One of the things that impresses me about New Bedford Light's Jack Spillane is that he takes a routine subject and raises points and questions that should make all of us think.

He did it again recently when he wrote about committees of volunteers holding fundraisers to build new playgrounds at public schools in New Bedford. Routine, right? Not to Spillane.

For many years, funding to upgrade school playgrounds was included in the school budget that the entire community paid for, but recently, schools seeking to install state-of-the-art playgrounds have enlisted the help of staff members, parents and friends of the school to raise money for their projects.

During his visit this week to Townsquare Sunday, Spillane wondered aloud how this trend started, and whether school departments will ever pick up the full tab for playground upgrades again.

Courtesy New Bedford Public Schools
Courtesy New Bedford Public Schools

There are currently two fundraising campaigns we know of in New Bedford schools: one at the Hathaway Elementary School (above) and the other at Carney Academy.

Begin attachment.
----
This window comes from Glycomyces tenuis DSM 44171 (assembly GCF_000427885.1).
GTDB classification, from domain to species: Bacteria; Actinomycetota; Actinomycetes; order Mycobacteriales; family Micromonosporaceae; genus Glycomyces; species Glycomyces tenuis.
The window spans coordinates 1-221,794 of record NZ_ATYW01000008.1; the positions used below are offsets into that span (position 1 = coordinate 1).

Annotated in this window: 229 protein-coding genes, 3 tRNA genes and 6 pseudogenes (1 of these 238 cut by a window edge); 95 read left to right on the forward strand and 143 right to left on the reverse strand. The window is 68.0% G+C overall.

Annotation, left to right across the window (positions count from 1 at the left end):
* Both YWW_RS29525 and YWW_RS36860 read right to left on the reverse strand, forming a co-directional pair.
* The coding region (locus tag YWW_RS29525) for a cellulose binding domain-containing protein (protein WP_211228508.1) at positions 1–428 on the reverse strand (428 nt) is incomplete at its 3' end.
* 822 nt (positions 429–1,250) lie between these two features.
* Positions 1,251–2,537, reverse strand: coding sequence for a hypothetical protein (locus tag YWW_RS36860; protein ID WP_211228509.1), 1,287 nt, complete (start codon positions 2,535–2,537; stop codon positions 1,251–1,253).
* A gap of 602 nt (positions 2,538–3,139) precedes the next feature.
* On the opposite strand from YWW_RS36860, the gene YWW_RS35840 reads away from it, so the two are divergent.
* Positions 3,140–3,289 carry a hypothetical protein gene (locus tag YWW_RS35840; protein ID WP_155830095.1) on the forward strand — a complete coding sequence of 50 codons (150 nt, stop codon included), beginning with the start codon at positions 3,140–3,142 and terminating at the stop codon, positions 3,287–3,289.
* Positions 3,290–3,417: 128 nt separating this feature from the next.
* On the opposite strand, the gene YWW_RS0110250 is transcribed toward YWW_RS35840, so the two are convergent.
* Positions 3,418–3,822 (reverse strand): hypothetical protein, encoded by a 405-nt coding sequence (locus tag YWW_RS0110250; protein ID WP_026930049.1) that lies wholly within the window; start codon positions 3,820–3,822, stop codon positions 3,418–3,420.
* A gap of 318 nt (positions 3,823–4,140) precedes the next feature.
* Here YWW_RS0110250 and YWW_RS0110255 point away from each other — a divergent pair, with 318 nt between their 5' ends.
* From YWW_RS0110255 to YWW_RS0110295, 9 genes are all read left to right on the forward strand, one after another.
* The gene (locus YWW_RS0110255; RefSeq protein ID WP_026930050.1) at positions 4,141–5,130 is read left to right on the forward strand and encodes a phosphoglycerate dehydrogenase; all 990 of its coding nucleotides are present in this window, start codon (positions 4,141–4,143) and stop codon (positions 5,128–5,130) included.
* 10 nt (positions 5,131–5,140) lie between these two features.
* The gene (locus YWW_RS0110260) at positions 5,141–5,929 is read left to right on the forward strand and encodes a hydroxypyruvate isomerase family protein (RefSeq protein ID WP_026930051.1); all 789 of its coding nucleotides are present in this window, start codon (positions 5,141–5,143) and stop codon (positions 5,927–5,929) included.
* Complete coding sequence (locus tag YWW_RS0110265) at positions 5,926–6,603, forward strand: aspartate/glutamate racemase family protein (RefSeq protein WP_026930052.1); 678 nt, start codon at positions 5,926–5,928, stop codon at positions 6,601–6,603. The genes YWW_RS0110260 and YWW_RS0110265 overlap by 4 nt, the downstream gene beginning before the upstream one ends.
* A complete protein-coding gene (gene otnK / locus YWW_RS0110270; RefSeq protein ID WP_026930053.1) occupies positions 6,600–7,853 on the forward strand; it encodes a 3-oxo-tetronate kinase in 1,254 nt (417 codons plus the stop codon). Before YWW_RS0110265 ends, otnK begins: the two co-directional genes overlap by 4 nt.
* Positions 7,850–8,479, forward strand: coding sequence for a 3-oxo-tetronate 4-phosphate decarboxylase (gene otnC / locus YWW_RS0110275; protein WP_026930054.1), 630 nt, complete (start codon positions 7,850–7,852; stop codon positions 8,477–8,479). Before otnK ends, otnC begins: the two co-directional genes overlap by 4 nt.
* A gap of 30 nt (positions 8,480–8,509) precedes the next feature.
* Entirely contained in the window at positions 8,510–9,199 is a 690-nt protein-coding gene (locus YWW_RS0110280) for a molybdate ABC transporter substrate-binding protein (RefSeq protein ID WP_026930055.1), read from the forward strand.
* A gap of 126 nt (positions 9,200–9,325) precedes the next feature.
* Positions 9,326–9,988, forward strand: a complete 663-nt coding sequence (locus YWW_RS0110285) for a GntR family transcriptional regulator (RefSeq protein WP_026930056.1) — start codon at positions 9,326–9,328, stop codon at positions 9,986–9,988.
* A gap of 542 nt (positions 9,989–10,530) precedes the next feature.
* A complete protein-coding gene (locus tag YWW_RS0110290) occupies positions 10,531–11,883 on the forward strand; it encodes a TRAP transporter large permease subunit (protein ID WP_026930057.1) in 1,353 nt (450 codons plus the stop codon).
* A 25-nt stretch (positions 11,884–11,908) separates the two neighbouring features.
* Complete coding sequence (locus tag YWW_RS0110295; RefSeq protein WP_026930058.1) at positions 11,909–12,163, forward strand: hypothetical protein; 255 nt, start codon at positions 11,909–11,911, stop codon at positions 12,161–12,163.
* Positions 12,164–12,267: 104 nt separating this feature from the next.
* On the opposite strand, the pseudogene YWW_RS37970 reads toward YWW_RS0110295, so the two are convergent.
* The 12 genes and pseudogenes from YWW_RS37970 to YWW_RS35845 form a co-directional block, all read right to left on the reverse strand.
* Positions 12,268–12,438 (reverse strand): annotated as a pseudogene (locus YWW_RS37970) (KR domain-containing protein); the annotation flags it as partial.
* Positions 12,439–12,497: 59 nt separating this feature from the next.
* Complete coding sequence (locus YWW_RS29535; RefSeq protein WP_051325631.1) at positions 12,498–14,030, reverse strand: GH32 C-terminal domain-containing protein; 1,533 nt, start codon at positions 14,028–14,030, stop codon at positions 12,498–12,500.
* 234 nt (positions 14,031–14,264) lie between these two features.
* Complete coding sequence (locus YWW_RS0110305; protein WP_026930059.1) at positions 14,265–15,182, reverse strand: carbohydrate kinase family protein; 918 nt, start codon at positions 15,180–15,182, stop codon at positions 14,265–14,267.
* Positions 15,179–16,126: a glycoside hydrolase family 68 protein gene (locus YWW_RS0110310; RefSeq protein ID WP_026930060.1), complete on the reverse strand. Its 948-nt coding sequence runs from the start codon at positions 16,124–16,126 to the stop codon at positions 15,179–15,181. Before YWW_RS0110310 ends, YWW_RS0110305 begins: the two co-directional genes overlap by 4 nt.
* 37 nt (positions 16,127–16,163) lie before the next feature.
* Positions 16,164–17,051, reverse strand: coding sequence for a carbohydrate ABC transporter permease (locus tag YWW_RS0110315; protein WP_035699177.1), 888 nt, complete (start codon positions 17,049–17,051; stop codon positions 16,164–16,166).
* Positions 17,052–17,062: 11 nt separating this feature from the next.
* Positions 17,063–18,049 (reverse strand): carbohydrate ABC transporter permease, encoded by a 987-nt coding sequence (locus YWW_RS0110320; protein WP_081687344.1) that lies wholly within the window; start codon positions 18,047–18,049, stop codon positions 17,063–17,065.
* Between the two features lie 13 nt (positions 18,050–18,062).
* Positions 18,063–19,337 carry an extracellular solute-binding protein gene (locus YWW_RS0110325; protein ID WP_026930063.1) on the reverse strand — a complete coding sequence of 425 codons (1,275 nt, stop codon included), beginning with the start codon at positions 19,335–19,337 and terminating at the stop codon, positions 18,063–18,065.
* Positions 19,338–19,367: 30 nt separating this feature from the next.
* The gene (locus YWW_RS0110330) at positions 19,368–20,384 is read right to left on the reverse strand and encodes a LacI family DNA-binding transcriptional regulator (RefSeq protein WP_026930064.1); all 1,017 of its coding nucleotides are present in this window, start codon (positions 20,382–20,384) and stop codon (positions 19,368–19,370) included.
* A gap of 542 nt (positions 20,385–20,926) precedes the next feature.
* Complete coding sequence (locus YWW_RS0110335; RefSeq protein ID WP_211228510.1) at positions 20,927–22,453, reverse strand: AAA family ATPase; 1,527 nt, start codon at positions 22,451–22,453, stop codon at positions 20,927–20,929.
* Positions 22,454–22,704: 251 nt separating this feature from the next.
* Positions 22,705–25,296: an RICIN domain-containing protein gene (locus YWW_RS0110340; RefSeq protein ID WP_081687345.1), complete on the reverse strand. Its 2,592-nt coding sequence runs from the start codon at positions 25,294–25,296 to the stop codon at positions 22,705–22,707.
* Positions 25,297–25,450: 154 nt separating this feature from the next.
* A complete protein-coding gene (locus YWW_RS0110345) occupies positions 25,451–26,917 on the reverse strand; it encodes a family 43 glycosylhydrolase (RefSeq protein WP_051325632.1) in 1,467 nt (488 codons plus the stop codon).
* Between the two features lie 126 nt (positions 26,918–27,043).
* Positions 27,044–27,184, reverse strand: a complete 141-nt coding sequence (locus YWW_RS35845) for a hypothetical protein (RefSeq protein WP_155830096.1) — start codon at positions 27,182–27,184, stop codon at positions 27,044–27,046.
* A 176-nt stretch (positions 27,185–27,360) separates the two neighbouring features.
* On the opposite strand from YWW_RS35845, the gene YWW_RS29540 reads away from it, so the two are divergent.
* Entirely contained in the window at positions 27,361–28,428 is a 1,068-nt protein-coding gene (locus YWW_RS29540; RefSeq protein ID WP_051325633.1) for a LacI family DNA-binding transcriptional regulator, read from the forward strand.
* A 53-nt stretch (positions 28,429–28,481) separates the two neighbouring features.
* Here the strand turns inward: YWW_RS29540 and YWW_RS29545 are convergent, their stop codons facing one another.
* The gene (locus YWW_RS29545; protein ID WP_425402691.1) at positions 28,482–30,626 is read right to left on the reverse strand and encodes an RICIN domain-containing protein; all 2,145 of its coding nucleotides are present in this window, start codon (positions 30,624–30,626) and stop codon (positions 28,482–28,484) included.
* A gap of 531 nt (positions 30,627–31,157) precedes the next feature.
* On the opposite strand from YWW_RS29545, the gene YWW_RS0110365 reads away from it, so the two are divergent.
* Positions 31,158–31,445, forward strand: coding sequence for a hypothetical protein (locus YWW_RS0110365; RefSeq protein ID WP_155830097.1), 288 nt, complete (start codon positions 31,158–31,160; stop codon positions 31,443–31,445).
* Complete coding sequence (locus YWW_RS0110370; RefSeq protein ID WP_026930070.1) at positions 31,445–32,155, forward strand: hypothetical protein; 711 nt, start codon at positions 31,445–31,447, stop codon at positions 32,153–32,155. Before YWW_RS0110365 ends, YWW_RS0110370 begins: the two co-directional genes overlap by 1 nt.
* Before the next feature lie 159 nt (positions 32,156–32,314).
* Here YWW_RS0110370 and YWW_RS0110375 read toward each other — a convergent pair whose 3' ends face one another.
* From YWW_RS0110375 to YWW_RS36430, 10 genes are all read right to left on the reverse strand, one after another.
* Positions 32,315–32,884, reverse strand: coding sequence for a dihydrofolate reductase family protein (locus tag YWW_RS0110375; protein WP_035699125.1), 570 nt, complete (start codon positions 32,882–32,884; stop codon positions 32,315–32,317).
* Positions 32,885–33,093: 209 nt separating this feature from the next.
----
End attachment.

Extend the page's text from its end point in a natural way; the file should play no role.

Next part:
Spillane is not disparaging the dedicated principals, teachers, parents and others organizing those fundraisers – more power to them, he says – but the New Bedford Light columnist does question if fundraisers for playgrounds are the wave of the future?

In a recent column, he described it as "another example of the trend toward user fees for government services that have previously been thought of as publicly funded by the whole population."

Assistant Superintendent Andrew O'Leary told Spillane that the school department will contribute to the playground upgrades. However, considering the cost of state-of-the art playgrounds today – some in the vicinity of six figures – you can expect the fundraising to continue for awhile.

Spillane also talked about the Pocasset Tribe in Fall River and their fight to acquire land that was promised to them years and years ago. It's a story you'll be reading about for awhile.

Jack Spillane's Townsquare Sunday interview can be heard here:

Townsquare Sunday is a public affairs program heard Sunday mornings at 6 a.m. and 11 a.m. on 1420 AM and 99.5 FM. The hour-long program features interviews with individuals and organizations working to make the SouthCoast a better place to live.

If you would like your organization featured on Townsquare Sunday, e-mail the host at

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